I Won’t Comply



The Department of Labor (DOL) regulations targeting the family farmer would make it more expensive for family farms to survive.  No matter who you may have voted for, would you have wanted this?  You probably wouldn’t, if you really knew about it.  DOL Secretary Hilda Solis proposed new rules that would restrict family farm operations by prohibiting young people from performing certain tasks on their family’s farm.  (What’s next?  Riding bicycles, motorcycles, skateboards and those “risky” sports?)  Many family farmers hire young people from the community.  Most family farmers believe that it is important for each succeeding generation to learn farming skills. The goal for farming families is to keep the farm in the family, but that won’t happen if your government can “help” it.

Fortunately, the loud public outcry was overwhelming and the initially proposed set of abusive laws was withdrawn, for now.  That’s why we must all keep an eye on our government.  Remember, they work for us.  Don’t let it become the other way around.  Let’s not lose the freedom from tyranny that we already fought for and won over two hundred years ago.

“I Won’t Comply” was written in a traditional eight bar blues format.  The song was inspired by the overreaching federal regulations proposed to regulate family farmers.  It is important to remember that the United States began as a republic of independent farmers seeking freedom from a tyrannical government – in those days, the British Empire.  Thomas Jefferson wrote:  “Cultivators of the earth are the most valuable citizens, they are the most vigorous, the most independent, the most virtuous, and they are tied to their country and wedded to its liberty and interests by the most lasting bonds.”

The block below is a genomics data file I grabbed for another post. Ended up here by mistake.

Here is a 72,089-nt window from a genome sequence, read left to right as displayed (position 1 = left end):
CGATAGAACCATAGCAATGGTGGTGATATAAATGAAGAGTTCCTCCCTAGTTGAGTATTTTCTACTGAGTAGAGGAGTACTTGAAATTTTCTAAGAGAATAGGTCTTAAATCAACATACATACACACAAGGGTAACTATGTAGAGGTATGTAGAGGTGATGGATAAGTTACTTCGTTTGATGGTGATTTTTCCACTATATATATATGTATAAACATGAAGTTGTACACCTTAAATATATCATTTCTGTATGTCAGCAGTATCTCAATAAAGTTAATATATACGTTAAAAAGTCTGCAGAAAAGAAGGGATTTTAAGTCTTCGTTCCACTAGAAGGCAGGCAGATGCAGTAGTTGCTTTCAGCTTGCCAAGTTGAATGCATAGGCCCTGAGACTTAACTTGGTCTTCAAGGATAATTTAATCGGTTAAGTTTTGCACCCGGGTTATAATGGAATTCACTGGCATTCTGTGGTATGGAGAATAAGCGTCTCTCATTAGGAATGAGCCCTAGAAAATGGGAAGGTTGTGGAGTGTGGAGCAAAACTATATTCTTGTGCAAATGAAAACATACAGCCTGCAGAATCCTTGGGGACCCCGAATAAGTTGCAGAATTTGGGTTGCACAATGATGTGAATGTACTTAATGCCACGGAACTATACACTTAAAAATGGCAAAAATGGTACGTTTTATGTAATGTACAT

The family farm is the basic unit of the predominately agricultural economy which has existed throughout human history.  And if you reach back into the history of American music, in its roots you find the blues.  Black American work songs were an important precursor to the modern blues.  These included the field hollers and songs sung by laborers and the musical shouts of slaves working the fields.  The early blues conveyed to listeners the feeling of misery, always the result of oppression and abuse by others, pressing upon the poor and unfortunate down trodden souls who yearn to be free from life’s troubles.  That desperate plight seems similar to today’s family farmer struggling to exist under an overbearing federal government.

It is appropriate that “I Won’t Comply” was created to follow in these traditions and this genre, while relying on the modern electric guitar with piano and saxophone embellishments, both demonstrated with masterful blues and jazz techniques.

Buy this song and sing it out loud.  Please play it loud so others hear the message.

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